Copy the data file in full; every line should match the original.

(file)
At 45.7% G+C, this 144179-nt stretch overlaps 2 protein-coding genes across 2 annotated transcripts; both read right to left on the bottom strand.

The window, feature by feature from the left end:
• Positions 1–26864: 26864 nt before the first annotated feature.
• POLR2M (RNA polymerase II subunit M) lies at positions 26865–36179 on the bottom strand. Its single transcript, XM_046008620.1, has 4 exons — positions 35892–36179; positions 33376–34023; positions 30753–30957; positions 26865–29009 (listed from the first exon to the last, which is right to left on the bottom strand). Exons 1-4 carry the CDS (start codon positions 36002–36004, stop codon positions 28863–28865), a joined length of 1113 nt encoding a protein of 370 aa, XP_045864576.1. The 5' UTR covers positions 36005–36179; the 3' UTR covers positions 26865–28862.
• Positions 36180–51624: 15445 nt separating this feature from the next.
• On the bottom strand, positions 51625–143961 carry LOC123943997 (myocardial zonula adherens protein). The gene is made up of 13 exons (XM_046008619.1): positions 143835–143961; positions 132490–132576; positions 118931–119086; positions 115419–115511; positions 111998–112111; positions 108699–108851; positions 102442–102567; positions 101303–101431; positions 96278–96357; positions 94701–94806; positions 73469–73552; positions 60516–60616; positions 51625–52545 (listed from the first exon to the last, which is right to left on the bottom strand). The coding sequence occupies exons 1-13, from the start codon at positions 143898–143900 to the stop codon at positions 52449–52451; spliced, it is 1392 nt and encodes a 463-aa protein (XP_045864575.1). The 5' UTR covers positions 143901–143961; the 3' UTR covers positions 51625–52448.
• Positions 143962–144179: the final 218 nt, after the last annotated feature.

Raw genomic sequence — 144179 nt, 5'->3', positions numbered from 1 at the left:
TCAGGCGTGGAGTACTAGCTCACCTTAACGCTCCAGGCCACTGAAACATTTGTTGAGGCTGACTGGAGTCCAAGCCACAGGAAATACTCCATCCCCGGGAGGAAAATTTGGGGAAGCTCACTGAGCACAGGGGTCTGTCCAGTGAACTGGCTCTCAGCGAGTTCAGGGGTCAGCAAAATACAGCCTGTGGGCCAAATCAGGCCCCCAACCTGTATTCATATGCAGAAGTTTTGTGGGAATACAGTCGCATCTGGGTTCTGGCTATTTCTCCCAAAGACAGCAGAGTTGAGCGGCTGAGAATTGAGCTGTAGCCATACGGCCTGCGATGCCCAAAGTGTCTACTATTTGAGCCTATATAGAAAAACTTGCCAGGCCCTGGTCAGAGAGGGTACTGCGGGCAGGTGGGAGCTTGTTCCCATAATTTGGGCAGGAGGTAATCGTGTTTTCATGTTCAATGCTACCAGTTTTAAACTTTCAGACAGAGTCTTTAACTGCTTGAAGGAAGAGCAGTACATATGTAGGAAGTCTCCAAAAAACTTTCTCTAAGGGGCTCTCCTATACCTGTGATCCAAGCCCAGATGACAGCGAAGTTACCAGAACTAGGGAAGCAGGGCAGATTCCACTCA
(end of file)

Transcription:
At 45.7% G+C, this 144179-nt stretch overlaps 2 protein-coding genes across 2 annotated transcripts; both read right to left on the bottom strand.

The window, feature by feature from the left end:
• Positions 1–26864: 26864 nt before the first annotated feature.
• POLR2M (RNA polymerase II subunit M) lies at positions 26865–36179 on the bottom strand. Its single transcript, XM_046008620.1, has 4 exons — positions 35892–36179; positions 33376–34023; positions 30753–30957; positions 26865–29009 (listed from the first exon to the last, which is right to left on the bottom strand). Exons 1-4 carry the CDS (start codon positions 36002–36004, stop codon positions 28863–28865), a joined length of 1113 nt encoding a protein of 370 aa, XP_045864576.1. The 5' UTR covers positions 36005–36179; the 3' UTR covers positions 26865–28862.
• Positions 36180–51624: 15445 nt separating this feature from the next.
• On the bottom strand, positions 51625–143961 carry LOC123943997 (myocardial zonula adherens protein). The gene is made up of 13 exons (XM_046008619.1): positions 143835–143961; positions 132490–132576; positions 118931–119086; positions 115419–115511; positions 111998–112111; positions 108699–108851; positions 102442–102567; positions 101303–101431; positions 96278–96357; positions 94701–94806; positions 73469–73552; positions 60516–60616; positions 51625–52545 (listed from the first exon to the last, which is right to left on the bottom strand). The coding sequence occupies exons 1-13, from the start codon at positions 143898–143900 to the stop codon at positions 52449–52451; spliced, it is 1392 nt and encodes a 463-aa protein (XP_045864575.1). The 5' UTR covers positions 143901–143961; the 3' UTR covers positions 51625–52448.
• Positions 143962–144179: the final 218 nt, after the last annotated feature.

Raw genomic sequence — 144179 nt, 5'->3', positions numbered from 1 at the left:
TCAGGCGTGGAGTACTAGCTCACCTTAACGCTCCAGGCCACTGAAACATTTGTTGAGGCTGACTGGAGTCCAAGCCACAGGAAATACTCCATCCCCGGGAGGAAAATTTGGGGAAGCTCACTGAGCACAGGGGTCTGTCCAGTGAACTGGCTCTCAGCGAGTTCAGGGGTCAGCAAAATACAGCCTGTGGGCCAAATCAGGCCCCCAACCTGTATTCATATGCAGAAGTTTTGTGGGAATACAGTCGCATCTGGGTTCTGGCTATTTCTCCCAAAGACAGCAGAGTTGAGCGGCTGAGAATTGAGCTGTAGCCATACGGCCTGCGATGCCCAAAGTGTCTACTATTTGAGCCTATATAGAAAAACTTGCCAGGCCCTGGTCAGAGAGGGTACTGCGGGCAGGTGGGAGCTTGTTCCCATAATTTGGGCAGGAGGTAATCGTGTTTTCATGTTCAATGCTACCAGTTTTAAACTTTCAGACAGAGTCTTTAACTGCTTGAAGGAAGAGCAGTACATATGTAGGAAGTCTCCAAAAAACTTTCTCTAAGGGGCTCTCCTATACCTGTGATCCAAGCCCAGATGACAGCGAAGTTACCAGAACTAGGGAAGCAGGGCAGATTCCACTCA